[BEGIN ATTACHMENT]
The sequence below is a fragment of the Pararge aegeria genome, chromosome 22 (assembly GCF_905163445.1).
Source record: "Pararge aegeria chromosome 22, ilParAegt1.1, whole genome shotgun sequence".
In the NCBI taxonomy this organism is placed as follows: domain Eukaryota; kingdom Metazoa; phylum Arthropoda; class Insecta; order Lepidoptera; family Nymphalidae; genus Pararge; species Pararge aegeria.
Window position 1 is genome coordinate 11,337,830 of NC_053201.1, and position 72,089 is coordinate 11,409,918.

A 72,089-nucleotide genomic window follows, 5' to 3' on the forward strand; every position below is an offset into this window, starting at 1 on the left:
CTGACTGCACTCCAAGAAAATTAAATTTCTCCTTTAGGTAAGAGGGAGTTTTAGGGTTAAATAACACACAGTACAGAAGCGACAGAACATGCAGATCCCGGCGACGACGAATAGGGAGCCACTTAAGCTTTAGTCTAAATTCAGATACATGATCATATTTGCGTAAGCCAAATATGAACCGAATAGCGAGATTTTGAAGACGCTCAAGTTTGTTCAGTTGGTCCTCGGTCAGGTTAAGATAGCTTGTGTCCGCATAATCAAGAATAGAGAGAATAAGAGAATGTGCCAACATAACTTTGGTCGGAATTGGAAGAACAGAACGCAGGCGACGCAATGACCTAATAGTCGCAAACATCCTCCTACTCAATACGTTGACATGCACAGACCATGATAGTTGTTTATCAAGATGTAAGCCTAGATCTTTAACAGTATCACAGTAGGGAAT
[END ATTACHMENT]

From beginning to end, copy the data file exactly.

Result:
The sequence below is a fragment of the Pararge aegeria genome, chromosome 22 (assembly GCF_905163445.1).
Source record: "Pararge aegeria chromosome 22, ilParAegt1.1, whole genome shotgun sequence".
In the NCBI taxonomy this organism is placed as follows: domain Eukaryota; kingdom Metazoa; phylum Arthropoda; class Insecta; order Lepidoptera; family Nymphalidae; genus Pararge; species Pararge aegeria.
Window position 1 is genome coordinate 11,337,830 of NC_053201.1, and position 72,089 is coordinate 11,409,918.

A 72,089-nucleotide genomic window follows, 5' to 3' on the forward strand; every position below is an offset into this window, starting at 1 on the left:
CTGACTGCACTCCAAGAAAATTAAATTTCTCCTTTAGGTAAGAGGGAGTTTTAGGGTTAAATAACACACAGTACAGAAGCGACAGAACATGCAGATCCCGGCGACGACGAATAGGGAGCCACTTAAGCTTTAGTCTAAATTCAGATACATGATCATATTTGCGTAAGCCAAATATGAACCGAATAGCGAGATTTTGAAGACGCTCAAGTTTGTTCAGTTGGTCCTCGGTCAGGTTAAGATAGCTTGTGTCCGCATAATCAAGAATAGAGAGAATAAGAGAATGTGCCAACATAACTTTGGTCGGAATTGGAAGAACAGAACGCAGGCGACGCAATGACCTAATAGTCGCAAACATCCTCCTACTCAATACGTTGACATGCACAGACCATGATAGTTGTTTATCAAGATGTAAGCCTAGATCTTTAACAGTATCACAGTAGGGAAT